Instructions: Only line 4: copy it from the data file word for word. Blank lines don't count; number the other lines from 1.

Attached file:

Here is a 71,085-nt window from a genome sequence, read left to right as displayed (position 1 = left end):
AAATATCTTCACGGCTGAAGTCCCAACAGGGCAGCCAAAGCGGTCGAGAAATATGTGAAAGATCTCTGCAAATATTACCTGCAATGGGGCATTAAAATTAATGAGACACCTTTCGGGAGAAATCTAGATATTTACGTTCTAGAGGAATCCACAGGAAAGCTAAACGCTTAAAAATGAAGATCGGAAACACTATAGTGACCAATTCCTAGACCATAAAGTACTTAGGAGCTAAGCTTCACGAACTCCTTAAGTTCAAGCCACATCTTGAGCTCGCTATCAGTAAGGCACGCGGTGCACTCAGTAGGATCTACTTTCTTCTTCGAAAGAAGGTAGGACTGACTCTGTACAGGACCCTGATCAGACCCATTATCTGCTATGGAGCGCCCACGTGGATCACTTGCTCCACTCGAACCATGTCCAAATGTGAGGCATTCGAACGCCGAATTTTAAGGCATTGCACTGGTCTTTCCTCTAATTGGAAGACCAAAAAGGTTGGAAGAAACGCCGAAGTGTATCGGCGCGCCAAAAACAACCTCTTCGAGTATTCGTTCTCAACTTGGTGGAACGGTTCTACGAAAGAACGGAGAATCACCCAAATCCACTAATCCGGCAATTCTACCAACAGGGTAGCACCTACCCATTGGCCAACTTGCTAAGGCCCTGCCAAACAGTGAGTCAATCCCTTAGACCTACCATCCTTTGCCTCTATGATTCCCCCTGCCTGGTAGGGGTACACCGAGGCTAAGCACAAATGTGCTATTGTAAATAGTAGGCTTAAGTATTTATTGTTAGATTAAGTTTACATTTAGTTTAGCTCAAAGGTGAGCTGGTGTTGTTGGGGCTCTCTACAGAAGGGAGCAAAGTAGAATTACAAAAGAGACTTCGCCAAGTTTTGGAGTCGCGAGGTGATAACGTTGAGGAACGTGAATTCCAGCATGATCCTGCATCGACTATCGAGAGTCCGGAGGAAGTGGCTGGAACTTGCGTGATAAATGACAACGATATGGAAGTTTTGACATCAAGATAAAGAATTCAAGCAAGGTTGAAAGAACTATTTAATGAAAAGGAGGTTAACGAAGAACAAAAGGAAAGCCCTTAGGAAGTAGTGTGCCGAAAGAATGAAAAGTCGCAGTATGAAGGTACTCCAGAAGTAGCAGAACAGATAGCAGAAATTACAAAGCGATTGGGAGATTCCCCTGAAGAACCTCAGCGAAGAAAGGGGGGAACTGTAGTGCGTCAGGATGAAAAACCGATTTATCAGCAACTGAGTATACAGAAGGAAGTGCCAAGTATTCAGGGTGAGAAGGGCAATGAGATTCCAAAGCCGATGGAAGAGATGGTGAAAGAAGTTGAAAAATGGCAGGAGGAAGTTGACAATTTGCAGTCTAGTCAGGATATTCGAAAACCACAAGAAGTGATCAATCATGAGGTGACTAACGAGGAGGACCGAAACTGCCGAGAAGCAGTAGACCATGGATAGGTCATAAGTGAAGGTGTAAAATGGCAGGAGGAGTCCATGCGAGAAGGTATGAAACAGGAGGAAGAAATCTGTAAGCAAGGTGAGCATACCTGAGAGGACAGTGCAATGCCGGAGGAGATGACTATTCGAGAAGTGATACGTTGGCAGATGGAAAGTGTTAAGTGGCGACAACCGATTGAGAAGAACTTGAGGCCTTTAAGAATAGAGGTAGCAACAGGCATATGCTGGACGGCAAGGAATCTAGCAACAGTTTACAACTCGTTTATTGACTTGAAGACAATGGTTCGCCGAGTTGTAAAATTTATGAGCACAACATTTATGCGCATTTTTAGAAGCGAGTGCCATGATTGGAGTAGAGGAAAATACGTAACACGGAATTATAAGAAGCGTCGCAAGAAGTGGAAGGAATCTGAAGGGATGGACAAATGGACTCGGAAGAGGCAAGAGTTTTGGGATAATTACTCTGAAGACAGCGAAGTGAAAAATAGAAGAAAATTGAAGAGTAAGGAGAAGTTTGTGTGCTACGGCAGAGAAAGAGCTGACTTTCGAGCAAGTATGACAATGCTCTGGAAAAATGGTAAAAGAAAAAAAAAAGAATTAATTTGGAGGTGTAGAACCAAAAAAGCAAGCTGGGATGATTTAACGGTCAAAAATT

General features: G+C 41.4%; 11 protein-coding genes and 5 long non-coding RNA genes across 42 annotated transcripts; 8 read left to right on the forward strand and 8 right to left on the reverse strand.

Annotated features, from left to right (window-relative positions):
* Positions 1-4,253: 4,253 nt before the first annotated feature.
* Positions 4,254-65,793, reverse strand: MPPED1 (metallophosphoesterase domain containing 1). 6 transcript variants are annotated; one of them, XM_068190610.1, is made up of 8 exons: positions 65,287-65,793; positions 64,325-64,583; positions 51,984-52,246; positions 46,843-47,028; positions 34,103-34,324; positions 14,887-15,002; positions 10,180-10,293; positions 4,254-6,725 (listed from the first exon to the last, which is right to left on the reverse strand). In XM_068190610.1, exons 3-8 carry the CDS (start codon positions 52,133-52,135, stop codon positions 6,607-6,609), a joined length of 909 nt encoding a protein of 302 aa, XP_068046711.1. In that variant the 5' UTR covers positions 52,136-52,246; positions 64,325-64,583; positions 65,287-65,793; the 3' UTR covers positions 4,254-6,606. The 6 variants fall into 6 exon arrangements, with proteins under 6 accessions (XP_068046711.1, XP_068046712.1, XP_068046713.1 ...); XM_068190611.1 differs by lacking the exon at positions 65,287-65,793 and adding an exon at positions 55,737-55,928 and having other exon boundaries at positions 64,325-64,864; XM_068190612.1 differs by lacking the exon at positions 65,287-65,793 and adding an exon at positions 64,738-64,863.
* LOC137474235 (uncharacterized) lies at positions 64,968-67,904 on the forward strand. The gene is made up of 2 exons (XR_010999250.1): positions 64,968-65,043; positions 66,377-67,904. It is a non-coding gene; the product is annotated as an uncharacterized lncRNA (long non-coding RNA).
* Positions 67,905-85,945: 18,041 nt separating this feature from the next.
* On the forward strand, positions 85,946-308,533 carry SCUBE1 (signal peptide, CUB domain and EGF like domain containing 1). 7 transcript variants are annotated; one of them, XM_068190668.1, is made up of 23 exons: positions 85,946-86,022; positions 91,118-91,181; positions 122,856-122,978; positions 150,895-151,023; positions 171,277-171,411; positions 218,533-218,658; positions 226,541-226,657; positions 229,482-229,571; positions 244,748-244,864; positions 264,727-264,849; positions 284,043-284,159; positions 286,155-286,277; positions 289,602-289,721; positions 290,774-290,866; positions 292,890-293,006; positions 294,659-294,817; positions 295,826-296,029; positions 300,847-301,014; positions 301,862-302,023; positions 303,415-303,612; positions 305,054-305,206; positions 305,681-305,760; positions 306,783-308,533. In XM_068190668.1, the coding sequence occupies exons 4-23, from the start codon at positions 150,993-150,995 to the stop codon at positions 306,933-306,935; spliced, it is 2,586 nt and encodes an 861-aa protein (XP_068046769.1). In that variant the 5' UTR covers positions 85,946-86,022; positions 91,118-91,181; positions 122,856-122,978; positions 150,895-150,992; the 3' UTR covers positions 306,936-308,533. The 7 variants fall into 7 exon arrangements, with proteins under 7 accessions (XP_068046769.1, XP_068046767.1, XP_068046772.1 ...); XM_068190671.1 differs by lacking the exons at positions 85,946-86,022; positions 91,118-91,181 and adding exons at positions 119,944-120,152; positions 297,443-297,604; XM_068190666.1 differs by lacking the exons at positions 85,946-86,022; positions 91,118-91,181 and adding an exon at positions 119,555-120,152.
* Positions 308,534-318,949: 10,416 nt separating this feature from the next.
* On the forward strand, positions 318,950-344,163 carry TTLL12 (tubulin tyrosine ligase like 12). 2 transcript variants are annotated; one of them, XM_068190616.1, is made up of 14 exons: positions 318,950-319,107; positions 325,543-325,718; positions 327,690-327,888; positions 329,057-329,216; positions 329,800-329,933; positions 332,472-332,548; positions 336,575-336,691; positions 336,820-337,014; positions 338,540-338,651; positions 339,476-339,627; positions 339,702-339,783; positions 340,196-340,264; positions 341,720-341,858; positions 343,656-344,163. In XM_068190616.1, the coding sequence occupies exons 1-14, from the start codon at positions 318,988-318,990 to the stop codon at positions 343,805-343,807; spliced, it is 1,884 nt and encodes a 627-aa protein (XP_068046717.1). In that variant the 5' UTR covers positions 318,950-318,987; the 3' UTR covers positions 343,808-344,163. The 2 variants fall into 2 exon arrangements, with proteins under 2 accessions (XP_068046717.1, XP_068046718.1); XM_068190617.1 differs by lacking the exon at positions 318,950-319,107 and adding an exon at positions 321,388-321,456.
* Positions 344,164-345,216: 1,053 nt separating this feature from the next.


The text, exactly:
Annotated features, from left to right (window-relative positions):